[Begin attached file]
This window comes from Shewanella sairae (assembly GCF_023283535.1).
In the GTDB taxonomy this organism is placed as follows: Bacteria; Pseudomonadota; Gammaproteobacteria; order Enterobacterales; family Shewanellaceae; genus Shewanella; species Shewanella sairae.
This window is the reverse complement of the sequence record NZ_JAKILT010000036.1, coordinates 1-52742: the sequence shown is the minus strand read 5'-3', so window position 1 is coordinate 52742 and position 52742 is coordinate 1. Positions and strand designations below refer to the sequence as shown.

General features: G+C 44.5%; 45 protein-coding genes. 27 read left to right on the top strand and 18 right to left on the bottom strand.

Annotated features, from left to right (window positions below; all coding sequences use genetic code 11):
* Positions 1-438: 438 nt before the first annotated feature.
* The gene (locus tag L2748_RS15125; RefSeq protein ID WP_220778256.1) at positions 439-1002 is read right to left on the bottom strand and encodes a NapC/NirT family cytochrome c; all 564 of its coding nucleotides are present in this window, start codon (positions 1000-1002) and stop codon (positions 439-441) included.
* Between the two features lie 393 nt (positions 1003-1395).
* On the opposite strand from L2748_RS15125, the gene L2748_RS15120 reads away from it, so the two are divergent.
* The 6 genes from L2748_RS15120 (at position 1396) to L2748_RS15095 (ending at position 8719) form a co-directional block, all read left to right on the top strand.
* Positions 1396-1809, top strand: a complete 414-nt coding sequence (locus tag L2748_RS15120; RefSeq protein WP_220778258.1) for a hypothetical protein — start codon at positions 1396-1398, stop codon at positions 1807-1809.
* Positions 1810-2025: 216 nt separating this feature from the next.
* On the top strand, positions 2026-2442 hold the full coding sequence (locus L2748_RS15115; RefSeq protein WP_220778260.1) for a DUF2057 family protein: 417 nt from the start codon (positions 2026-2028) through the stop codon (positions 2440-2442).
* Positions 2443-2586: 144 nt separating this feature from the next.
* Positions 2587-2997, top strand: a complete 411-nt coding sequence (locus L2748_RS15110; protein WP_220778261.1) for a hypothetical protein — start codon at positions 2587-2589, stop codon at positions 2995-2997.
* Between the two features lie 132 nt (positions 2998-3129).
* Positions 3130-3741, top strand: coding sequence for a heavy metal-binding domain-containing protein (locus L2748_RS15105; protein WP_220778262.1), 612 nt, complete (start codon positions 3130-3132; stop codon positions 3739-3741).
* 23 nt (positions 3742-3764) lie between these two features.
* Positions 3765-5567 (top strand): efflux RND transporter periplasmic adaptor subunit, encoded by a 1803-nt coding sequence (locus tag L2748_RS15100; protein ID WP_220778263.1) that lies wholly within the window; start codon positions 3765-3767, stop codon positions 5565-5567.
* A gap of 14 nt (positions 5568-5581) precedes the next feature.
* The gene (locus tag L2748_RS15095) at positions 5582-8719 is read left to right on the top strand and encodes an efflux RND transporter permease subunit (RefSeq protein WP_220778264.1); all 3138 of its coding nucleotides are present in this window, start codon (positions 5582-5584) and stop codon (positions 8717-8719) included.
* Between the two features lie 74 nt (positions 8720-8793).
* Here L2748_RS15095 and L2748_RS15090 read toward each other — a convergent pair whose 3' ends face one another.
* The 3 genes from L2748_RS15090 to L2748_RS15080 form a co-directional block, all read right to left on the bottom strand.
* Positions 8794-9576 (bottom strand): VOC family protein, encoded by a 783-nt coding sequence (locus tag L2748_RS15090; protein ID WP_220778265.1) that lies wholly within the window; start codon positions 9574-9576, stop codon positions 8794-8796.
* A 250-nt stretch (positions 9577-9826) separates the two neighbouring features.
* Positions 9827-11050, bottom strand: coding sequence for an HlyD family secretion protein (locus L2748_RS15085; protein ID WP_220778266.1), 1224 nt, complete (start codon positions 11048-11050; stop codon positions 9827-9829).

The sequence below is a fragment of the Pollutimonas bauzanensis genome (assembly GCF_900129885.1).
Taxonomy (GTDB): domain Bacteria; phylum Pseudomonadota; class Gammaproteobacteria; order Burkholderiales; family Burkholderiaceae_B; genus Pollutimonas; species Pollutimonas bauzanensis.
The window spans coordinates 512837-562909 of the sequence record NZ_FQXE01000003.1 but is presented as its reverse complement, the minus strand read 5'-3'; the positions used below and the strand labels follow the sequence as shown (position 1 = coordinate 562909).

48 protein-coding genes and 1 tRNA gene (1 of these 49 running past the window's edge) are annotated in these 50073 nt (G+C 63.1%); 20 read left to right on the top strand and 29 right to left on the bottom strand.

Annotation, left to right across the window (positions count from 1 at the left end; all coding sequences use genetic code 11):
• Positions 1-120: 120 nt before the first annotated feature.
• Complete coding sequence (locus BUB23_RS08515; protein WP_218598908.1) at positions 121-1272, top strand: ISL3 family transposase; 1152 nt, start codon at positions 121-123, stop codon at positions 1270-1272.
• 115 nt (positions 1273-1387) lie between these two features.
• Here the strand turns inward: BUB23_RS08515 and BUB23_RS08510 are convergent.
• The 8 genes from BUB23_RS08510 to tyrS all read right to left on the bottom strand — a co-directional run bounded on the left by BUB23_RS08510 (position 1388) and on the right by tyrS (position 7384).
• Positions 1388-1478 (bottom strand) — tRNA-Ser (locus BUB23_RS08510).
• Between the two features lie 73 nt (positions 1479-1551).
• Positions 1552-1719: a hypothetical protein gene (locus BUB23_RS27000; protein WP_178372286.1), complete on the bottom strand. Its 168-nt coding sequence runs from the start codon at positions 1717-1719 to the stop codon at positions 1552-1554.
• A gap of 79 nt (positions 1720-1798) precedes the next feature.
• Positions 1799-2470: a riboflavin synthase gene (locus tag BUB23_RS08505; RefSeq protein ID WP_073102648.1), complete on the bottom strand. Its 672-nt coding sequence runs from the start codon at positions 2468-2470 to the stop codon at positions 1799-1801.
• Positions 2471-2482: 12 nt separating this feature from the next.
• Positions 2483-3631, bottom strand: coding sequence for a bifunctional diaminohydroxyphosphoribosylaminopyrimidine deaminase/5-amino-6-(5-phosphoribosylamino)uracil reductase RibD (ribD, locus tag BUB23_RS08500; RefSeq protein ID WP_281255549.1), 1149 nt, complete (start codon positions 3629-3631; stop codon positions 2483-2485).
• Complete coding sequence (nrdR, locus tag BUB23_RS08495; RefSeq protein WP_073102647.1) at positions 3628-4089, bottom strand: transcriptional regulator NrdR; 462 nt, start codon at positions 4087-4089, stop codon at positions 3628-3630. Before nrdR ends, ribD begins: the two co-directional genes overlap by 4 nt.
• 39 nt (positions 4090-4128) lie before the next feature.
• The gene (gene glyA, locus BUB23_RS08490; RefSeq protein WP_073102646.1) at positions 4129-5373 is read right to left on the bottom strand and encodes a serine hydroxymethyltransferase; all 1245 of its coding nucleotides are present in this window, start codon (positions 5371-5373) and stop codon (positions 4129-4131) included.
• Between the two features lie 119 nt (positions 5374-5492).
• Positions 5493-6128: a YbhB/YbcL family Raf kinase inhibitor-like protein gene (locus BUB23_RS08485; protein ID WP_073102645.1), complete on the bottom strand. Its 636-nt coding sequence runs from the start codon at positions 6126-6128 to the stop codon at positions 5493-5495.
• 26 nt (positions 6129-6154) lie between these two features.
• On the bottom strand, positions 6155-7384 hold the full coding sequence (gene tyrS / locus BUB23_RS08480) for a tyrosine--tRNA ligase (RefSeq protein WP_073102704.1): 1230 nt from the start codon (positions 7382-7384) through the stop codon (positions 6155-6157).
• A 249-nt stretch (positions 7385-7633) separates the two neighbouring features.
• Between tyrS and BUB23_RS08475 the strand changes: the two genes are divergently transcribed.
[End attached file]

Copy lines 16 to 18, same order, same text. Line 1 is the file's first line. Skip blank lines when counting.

* Between the two features lie 132 nt (positions 2998-3129).
* Positions 3130-3741, top strand: coding sequence for a heavy metal-binding domain-containing protein (locus L2748_RS15105; protein WP_220778262.1), 612 nt, complete (start codon positions 3130-3132; stop codon positions 3739-3741).
* 23 nt (positions 3742-3764) lie between these two features.